Additional Book Information
Series: NYRB Classics
Publication Date: September 13, 2016
Girlfriends, Ghosts, and Other Stories
by Robert Walser, a new translation from the German by Tom Whalen, with Nicole Köngeter and Annette Wiesner, afterword by Tom Whalen
An NYRB Classics Original
Girlfriends, Ghosts, and Other Stories brings together eighty-one brief texts spanning Robert Walser’s career, from pieces conceived amid his early triumphs to later works written at a psychiatric clinic in Bern. Many were published in the feuilleton sections of newspapers during Walser’s life; others were jotted down on slips of paper and all but forgotten. They are strung together like consciousness, idiosyncratic and vulnerable, genuine in their irony, wistful in their humor. Some dwell on childish or transient topics—carousels, the latest hairstyles, an ekphrasis of the illustrations in a picture book—others on the grand themes of nature, art, and love. But they remain conversational, almost lighter than air. Every emotion ventured takes on the weight of a sincerity that is imperiled as soon as it comes into contact with the outside world, which retains all of the novelty it had in childhood—and all of the danger.robert walser, Translated by Tom Whalen, Nicole Köngeter and Annette Wiesner
The inimitable output of the belatedly canonized Swiss writer Walser proves to be a gift that keeps on giving…Confirmed Walser fanatics will find countless examples of his reliably strange wit and bracing sincerity...The beauty and melancholy of landscapes such as 'Autumn Afternoon' are accompanied by autobiographical, virtuosic critical pieces such as 'Walser on Walser' and 'Something On Writing' that show that there are still surprises to be had even this far into the writer’s seemingly bottomless catalogue.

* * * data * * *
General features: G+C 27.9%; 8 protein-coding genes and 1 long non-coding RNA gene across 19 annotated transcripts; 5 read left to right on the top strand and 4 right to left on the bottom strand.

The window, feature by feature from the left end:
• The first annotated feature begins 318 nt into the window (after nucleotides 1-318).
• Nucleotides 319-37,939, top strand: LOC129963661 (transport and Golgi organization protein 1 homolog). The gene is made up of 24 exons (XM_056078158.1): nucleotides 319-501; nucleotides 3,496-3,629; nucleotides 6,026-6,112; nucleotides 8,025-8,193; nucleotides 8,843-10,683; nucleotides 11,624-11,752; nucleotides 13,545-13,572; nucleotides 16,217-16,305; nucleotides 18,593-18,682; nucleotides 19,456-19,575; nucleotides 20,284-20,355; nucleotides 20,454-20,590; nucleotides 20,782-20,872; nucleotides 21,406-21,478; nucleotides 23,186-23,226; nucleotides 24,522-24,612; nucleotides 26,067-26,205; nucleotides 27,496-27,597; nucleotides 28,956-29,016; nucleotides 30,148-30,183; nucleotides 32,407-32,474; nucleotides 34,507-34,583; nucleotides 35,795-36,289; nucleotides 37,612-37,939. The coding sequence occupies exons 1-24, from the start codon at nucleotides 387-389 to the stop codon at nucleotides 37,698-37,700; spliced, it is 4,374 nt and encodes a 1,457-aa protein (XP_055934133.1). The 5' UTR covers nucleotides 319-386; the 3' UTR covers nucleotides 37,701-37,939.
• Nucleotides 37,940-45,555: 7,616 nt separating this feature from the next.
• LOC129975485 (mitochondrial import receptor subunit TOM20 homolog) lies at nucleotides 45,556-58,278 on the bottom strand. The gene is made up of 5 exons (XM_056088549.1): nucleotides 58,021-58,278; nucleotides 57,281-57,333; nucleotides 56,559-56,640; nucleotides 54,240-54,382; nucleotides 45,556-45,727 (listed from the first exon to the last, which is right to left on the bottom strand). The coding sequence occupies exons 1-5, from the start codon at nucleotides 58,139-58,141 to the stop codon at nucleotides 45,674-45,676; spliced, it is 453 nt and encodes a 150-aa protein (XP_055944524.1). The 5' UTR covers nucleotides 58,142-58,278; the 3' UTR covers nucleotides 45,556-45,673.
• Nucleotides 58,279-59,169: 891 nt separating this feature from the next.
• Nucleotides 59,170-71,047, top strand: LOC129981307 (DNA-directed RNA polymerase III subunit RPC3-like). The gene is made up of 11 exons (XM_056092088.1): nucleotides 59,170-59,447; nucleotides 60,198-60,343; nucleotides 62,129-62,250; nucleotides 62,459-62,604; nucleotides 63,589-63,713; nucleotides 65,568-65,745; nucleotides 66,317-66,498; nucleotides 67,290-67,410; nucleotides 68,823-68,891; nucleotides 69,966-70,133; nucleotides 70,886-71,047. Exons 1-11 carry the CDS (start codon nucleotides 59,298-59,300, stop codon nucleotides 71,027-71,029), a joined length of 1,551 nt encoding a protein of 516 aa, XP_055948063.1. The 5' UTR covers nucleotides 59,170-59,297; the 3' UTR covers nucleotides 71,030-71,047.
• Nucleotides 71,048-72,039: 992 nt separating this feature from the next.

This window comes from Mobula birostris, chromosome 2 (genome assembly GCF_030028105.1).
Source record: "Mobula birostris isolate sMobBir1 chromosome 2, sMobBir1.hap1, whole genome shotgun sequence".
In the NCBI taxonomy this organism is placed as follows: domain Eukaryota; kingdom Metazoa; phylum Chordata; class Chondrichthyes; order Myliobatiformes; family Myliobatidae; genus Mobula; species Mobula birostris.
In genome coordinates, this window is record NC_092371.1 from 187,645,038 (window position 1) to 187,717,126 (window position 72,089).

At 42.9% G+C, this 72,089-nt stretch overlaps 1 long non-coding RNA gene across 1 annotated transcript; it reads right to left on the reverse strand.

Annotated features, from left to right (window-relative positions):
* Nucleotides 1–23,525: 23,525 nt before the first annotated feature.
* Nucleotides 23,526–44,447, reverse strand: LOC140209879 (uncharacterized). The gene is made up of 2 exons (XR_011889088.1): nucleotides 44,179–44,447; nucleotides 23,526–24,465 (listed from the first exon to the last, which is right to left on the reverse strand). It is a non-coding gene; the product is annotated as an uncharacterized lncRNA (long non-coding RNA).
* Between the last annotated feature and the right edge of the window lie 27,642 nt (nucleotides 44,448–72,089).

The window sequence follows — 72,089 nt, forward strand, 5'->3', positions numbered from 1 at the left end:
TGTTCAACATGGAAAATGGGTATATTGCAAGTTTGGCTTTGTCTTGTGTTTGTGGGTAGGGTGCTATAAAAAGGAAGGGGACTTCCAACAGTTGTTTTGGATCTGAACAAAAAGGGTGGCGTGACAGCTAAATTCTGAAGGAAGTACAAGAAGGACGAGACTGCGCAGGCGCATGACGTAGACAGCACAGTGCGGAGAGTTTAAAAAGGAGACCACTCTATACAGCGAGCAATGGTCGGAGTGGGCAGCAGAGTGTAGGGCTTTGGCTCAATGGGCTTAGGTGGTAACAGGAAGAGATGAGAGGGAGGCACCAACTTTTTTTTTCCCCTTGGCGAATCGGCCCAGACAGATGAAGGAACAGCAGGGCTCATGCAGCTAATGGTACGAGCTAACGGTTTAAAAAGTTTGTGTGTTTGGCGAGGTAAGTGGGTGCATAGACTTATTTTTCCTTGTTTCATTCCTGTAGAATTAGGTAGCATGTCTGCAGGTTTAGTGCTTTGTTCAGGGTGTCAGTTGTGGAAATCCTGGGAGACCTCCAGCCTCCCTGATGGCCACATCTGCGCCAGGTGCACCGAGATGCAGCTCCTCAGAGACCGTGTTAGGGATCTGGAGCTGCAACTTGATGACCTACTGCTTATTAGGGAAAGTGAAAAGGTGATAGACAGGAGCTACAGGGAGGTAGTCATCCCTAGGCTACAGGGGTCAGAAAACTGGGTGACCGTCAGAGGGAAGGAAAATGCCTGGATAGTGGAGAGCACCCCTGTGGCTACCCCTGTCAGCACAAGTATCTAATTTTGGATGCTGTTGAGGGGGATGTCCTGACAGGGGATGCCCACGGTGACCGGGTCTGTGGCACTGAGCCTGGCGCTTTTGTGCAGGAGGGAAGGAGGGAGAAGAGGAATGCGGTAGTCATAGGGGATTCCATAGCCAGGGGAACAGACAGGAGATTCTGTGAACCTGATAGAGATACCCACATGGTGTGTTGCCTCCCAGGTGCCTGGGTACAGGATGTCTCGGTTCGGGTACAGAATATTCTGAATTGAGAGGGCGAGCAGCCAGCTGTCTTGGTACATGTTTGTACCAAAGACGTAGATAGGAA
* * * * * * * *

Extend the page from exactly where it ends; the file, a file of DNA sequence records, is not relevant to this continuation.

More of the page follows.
Considered by contemporaries to be an inspiration for Kafka and a kindred spirit, Walser is generally lighter and more playful and very attuned to detail.
The moral core of Walser’s art is the refusal of power; of domination...Walser’s virtues are those of the most mature, most civilized art. He is a truly wonderful, heartbreaking writer.
If he had a hundred thousand readers, the world would be a better place.
A writer of considerable wit, talent and originality...recognized by such impressive contemporaries as Kafka, Brod, Hesse and Musil [and] primarily known to German literary scholars and to English readers lucky enough to have discovered [his work]...[Walser’s tales] are to be read slowly and savored [and] are filled with lovely and disturbing moments that will stay with the reader for some time to come.
—Ronald De Feo, The New York Times